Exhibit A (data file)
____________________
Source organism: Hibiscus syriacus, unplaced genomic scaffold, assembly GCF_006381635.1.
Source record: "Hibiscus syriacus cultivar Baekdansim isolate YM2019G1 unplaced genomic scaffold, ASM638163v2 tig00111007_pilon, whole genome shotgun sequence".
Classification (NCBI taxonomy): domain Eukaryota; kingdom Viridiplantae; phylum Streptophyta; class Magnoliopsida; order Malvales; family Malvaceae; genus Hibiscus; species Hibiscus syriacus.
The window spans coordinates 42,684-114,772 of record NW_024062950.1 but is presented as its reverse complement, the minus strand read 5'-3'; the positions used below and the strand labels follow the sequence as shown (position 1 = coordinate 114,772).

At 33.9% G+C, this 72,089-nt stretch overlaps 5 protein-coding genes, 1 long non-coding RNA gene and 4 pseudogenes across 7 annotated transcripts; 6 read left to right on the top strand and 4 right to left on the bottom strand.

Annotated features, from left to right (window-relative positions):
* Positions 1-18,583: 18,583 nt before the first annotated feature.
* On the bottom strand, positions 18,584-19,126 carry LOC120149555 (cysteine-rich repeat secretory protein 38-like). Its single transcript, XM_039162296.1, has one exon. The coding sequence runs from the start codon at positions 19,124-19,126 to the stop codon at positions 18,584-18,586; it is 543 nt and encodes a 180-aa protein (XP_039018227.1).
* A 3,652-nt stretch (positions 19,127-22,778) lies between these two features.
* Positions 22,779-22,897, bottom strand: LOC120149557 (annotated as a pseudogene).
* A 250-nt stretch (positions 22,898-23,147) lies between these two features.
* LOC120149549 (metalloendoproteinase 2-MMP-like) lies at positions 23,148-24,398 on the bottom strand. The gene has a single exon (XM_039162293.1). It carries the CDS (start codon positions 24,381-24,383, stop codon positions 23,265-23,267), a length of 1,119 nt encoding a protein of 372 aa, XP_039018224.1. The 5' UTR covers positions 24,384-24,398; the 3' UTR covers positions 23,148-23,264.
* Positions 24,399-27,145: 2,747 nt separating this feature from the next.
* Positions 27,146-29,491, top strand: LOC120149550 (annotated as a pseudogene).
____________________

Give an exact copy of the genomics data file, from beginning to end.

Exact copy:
Source organism: Hibiscus syriacus, unplaced genomic scaffold, assembly GCF_006381635.1.
Source record: "Hibiscus syriacus cultivar Baekdansim isolate YM2019G1 unplaced genomic scaffold, ASM638163v2 tig00111007_pilon, whole genome shotgun sequence".
Classification (NCBI taxonomy): domain Eukaryota; kingdom Viridiplantae; phylum Streptophyta; class Magnoliopsida; order Malvales; family Malvaceae; genus Hibiscus; species Hibiscus syriacus.
The window spans coordinates 42,684-114,772 of record NW_024062950.1 but is presented as its reverse complement, the minus strand read 5'-3'; the positions used below and the strand labels follow the sequence as shown (position 1 = coordinate 114,772).

At 33.9% G+C, this 72,089-nt stretch overlaps 5 protein-coding genes, 1 long non-coding RNA gene and 4 pseudogenes across 7 annotated transcripts; 6 read left to right on the top strand and 4 right to left on the bottom strand.

Annotated features, from left to right (window-relative positions):
* Positions 1-18,583: 18,583 nt before the first annotated feature.
* On the bottom strand, positions 18,584-19,126 carry LOC120149555 (cysteine-rich repeat secretory protein 38-like). Its single transcript, XM_039162296.1, has one exon. The coding sequence runs from the start codon at positions 19,124-19,126 to the stop codon at positions 18,584-18,586; it is 543 nt and encodes a 180-aa protein (XP_039018227.1).
* A 3,652-nt stretch (positions 19,127-22,778) lies between these two features.
* Positions 22,779-22,897, bottom strand: LOC120149557 (annotated as a pseudogene).
* A 250-nt stretch (positions 22,898-23,147) lies between these two features.
* LOC120149549 (metalloendoproteinase 2-MMP-like) lies at positions 23,148-24,398 on the bottom strand. The gene has a single exon (XM_039162293.1). It carries the CDS (start codon positions 24,381-24,383, stop codon positions 23,265-23,267), a length of 1,119 nt encoding a protein of 372 aa, XP_039018224.1. The 5' UTR covers positions 24,384-24,398; the 3' UTR covers positions 23,148-23,264.
* Positions 24,399-27,145: 2,747 nt separating this feature from the next.
* Positions 27,146-29,491, top strand: LOC120149550 (annotated as a pseudogene).